Rating: 3.5 stars
Buy Link:
Amazon | iBooks | Amazon UK
Length: Novel

Hawk isn’t really suited to the life of a solitary trapper. He isn’t particular good at hunting, shooting, or generally any of the survival skills required to live away from civilization. But Hawk doesn’t have a choice. After accidentally killing his violent and brutal father, he’s been forced into a desperate situation, one for which he doesn’t have the skills. And then Hawk sees the wolf. It should be terrifying and yet Hawk finds himself comforted by the big animal’s presence. Especially when the wolf starts hunting for him and protecting Hawk from his own idiocy.

The human calls him Ghost and it’s a name that suits as well as any other. All Ghost knows is that Hawk belongs to him. He doesn’t really know why, but he can’t separate himself from Hawk and everything he offers. But Ghost knows in his wolf form he’s not enough for Hawk. He needs to be more, especially because Hawk has enemies and Ghost is the only one who can save him. But doing so may change everything Hawk and Ghost know about one another and the world around them.

Once Upon A Wolf started off well for me, but pretty quickly jumps the rails. It ended up feeling like it didn’t really know what kind of story it wanted to tell. Hawk has depth and seems like a fairly well developed character. He’s pretty naive for someone who, presumably, grew up close to the frontier. So he’s a fish out water at times and, even though that doesn’t resonate as very realistic, his character is sweet enough to carry it off. Ghost is blank as a creation. We learn a little about his life as a wolf, but it’s not enough to evolve his character into anything I could really connect with. Hawk accepts Ghost shifting into a human far too easily. I mean really easy. Ghost shows up as a human and they have sex immediately. They don’t even discuss how the whole shifting thing occured. It’s almost laughable how fast it happens and how utterly nonplussed Hawk is by the whole thing.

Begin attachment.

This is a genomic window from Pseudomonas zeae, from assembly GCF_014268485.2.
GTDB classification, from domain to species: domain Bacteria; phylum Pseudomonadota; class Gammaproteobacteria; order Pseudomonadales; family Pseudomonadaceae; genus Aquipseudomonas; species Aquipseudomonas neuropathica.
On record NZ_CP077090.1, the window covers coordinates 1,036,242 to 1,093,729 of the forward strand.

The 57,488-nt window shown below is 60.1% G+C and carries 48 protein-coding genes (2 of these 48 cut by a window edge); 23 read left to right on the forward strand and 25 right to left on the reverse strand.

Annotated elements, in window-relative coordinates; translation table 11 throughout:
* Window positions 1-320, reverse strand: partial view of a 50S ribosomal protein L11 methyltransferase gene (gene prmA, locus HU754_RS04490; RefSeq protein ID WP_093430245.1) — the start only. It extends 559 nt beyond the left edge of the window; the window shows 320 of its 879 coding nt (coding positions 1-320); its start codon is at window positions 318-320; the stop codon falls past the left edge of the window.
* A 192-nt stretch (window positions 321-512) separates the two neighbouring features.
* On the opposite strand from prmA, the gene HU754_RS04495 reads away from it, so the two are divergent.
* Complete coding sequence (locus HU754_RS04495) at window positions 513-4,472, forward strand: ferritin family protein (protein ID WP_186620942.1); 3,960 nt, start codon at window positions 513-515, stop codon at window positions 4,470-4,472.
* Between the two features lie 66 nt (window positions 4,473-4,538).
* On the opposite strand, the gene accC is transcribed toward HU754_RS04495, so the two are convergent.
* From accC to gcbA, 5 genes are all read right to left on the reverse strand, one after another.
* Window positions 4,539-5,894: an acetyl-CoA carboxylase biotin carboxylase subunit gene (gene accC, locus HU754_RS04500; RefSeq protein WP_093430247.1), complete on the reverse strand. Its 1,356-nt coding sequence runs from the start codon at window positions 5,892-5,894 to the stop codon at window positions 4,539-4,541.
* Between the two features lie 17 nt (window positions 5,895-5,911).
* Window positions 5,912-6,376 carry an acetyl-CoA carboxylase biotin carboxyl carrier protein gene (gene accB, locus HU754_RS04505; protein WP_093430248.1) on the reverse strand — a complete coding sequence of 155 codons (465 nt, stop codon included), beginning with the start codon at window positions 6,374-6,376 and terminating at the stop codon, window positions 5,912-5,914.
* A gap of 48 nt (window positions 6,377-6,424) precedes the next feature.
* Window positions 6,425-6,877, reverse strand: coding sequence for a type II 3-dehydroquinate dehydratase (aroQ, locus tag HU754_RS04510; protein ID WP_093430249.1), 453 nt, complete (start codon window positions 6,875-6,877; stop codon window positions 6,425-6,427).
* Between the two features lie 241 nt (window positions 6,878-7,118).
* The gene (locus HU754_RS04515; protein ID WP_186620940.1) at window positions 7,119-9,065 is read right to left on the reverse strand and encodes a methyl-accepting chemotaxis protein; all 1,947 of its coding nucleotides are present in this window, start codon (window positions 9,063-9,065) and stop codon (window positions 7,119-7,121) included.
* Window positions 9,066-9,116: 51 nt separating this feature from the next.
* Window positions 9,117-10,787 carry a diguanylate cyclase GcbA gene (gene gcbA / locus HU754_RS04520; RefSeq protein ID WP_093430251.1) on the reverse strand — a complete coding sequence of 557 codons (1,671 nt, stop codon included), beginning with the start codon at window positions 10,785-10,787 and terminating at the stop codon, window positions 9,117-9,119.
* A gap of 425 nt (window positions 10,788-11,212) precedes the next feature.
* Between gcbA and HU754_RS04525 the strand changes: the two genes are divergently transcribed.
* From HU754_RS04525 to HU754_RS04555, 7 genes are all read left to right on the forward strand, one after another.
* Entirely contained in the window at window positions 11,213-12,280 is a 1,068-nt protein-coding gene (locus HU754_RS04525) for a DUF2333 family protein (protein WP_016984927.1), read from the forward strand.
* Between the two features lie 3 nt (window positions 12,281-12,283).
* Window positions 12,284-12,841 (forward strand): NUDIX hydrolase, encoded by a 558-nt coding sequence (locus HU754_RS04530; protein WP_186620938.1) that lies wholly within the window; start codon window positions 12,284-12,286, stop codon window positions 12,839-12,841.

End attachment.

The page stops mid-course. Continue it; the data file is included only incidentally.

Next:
The plot to Once Upon A Wolf is fairly simplistic, but for the first three quarters of the book it works because the focus is almost completely on Hawk and Ghost. But during the last quarter things derail quite a bit and we get an antagonist wedged into the storyline. There is a purpose for this, but he shows up out of nowhere and seems artificially set into the action. From then on, the plot becomes a bit manic and garbled and loses the thread of its own purpose. What was a romance morphs into something else, but it’s never quite clear what.

I wanted to enjoy Once Upon A Wolf more than I did. It’s not a terrible book and there are some sweet moments, but on the whole it just never develops beyond its very simplistic starting formulas. The relationship between Hawk and Ghost tends to be somewhat superficial and never achieved real depth. Once Upon a Wolf is okay, but I felt it failed to achieve it’s potential and I found myself really wanting more.